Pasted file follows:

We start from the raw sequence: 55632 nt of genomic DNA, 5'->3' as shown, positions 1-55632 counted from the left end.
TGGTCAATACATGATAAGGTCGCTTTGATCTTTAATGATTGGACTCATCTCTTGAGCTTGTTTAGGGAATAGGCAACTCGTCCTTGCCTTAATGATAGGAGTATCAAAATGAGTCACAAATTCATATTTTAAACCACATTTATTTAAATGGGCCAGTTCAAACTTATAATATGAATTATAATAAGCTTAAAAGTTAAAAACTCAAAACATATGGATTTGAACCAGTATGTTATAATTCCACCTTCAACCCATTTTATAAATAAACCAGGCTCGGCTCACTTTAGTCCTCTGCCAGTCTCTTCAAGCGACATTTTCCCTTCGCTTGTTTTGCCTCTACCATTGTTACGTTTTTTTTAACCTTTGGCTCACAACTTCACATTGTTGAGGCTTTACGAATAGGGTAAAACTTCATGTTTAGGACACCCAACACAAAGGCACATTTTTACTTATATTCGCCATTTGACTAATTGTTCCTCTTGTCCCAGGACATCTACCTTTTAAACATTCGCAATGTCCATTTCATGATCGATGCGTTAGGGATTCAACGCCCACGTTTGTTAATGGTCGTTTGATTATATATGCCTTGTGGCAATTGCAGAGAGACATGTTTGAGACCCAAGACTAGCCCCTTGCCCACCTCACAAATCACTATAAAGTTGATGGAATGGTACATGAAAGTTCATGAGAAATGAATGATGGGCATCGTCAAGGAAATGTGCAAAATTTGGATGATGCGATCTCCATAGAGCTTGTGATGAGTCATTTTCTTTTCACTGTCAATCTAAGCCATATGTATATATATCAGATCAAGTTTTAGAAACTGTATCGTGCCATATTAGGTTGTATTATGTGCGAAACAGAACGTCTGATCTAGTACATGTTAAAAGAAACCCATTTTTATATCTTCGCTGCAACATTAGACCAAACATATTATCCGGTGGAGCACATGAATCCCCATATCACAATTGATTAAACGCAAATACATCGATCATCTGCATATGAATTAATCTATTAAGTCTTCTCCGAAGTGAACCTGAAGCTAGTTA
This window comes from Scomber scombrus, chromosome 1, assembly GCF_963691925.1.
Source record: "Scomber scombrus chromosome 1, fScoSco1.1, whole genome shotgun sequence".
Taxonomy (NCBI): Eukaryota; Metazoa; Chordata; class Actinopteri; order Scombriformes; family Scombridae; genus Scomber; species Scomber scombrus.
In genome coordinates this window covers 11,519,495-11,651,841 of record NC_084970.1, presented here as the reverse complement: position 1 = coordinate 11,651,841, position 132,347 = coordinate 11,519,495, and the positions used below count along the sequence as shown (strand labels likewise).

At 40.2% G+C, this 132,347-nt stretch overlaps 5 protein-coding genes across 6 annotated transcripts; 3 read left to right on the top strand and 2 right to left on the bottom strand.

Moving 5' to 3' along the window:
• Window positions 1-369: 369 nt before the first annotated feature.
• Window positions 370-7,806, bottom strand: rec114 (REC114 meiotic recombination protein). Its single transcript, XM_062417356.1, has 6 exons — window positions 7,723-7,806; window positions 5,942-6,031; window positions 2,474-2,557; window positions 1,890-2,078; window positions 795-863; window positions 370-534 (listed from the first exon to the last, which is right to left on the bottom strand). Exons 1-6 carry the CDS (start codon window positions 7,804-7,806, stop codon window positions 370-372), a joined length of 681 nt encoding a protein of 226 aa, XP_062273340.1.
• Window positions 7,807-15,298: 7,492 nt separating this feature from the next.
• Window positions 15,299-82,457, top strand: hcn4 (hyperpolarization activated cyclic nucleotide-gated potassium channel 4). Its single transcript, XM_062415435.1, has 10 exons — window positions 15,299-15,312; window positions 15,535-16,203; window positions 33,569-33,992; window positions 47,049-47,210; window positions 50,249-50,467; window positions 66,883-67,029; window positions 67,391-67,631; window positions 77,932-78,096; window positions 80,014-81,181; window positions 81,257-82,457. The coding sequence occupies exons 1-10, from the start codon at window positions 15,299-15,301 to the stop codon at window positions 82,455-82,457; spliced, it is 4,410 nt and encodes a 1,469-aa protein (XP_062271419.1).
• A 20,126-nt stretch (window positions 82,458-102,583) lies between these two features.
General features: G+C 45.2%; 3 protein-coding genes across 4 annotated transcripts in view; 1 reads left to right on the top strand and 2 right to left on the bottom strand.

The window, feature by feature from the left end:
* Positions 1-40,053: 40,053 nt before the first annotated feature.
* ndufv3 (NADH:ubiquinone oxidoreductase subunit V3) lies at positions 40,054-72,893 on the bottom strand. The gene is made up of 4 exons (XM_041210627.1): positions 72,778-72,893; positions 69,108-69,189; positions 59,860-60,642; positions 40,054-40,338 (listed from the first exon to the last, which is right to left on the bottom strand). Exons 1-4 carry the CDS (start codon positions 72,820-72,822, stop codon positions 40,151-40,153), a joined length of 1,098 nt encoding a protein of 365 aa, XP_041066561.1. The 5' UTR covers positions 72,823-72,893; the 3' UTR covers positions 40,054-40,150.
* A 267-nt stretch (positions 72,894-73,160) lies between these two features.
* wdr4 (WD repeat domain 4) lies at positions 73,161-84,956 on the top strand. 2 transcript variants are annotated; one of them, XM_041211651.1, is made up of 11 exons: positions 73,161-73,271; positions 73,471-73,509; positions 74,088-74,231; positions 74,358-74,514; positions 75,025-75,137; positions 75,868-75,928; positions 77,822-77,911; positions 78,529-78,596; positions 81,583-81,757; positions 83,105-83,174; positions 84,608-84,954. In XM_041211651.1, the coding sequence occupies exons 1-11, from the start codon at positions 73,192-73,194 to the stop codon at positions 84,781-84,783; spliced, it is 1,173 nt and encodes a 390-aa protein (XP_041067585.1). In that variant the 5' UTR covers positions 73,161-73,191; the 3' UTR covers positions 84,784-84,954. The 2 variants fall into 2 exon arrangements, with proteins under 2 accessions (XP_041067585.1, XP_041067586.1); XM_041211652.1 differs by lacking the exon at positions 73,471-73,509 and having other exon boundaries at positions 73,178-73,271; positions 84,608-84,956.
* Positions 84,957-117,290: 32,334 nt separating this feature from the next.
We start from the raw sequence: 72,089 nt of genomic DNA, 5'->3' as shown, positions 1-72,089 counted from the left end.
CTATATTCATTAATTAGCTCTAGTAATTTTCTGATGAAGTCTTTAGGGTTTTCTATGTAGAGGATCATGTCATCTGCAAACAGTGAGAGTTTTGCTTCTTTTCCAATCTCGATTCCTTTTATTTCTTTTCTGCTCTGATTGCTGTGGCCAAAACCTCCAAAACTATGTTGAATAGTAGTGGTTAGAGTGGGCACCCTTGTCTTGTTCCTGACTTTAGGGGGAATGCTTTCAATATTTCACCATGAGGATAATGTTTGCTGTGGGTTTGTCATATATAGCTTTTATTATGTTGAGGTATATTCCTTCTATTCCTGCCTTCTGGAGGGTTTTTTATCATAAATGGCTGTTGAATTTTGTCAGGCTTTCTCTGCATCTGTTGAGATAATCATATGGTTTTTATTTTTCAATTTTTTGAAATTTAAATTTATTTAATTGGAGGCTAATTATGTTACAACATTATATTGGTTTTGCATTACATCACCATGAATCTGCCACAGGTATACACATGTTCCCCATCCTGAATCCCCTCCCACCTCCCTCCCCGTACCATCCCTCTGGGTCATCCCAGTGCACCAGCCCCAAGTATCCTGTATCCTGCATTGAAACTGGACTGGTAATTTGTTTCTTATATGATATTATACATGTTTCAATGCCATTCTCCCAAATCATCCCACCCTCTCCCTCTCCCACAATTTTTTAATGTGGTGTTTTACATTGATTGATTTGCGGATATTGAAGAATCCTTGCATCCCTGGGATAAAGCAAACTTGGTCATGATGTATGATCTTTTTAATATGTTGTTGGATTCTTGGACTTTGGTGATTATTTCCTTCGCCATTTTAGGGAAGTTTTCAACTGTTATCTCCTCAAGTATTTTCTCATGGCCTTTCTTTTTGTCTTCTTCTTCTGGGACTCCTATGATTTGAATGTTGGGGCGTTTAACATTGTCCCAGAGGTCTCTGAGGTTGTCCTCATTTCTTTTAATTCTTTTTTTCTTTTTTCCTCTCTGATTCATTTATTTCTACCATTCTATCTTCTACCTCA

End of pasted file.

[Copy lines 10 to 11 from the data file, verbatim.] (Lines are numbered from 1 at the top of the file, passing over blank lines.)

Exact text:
• Window positions 370-7,806, bottom strand: rec114 (REC114 meiotic recombination protein). Its single transcript, XM_062417356.1, has 6 exons — window positions 7,723-7,806; window positions 5,942-6,031; window positions 2,474-2,557; window positions 1,890-2,078; window positions 795-863; window positions 370-534 (listed from the first exon to the last, which is right to left on the bottom strand). Exons 1-6 carry the CDS (start codon window positions 7,804-7,806, stop codon window positions 370-372), a joined length of 681 nt encoding a protein of 226 aa, XP_062273340.1.
• Window positions 7,807-15,298: 7,492 nt separating this feature from the next.